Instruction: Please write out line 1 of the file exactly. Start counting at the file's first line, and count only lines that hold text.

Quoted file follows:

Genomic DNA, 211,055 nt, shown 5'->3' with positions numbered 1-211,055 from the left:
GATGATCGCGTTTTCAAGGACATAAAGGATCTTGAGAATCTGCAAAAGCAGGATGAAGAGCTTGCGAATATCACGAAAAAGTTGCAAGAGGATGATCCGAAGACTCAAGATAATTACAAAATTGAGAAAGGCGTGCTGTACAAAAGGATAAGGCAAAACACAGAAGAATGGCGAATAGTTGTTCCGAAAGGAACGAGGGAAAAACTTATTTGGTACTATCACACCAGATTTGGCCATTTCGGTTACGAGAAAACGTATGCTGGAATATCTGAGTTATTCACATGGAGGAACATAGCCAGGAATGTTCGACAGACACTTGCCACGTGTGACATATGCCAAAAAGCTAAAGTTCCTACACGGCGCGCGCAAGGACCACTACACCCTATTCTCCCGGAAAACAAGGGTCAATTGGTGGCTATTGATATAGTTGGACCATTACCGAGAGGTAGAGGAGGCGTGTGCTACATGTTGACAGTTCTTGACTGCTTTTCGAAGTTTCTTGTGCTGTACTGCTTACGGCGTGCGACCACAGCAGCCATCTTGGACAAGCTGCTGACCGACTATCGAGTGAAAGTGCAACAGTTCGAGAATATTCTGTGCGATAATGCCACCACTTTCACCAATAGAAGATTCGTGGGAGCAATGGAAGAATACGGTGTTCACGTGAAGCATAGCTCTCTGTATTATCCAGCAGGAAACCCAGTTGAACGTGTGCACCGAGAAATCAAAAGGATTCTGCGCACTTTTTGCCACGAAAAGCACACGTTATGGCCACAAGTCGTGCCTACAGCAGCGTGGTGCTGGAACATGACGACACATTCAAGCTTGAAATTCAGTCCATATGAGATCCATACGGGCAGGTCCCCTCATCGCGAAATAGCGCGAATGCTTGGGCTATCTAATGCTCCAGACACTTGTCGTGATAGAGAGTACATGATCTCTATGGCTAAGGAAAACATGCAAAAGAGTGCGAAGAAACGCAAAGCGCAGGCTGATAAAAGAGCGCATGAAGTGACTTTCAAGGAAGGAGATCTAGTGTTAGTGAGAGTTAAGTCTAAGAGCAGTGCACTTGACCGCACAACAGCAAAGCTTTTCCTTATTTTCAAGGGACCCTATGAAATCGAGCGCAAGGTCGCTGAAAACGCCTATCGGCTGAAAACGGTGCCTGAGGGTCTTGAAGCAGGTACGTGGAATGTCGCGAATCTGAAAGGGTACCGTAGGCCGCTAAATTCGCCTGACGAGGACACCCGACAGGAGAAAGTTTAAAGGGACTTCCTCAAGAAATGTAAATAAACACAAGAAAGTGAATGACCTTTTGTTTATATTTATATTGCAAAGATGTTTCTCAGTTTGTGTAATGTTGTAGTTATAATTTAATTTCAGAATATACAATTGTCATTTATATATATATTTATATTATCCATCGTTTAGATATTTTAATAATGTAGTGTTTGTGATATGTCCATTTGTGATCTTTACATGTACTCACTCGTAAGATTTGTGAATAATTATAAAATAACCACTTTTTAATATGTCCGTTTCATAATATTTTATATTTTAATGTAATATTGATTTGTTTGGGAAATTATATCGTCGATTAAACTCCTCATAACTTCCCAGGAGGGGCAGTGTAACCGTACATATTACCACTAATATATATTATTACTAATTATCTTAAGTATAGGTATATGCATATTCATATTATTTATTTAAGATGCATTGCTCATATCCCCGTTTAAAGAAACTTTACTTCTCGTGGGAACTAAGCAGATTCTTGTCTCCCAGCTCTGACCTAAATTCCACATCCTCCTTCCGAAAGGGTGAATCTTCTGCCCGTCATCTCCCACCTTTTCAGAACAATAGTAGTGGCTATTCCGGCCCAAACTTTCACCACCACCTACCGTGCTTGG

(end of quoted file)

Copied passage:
Genomic DNA, 211,055 nt, shown 5'->3' with positions numbered 1-211,055 from the left: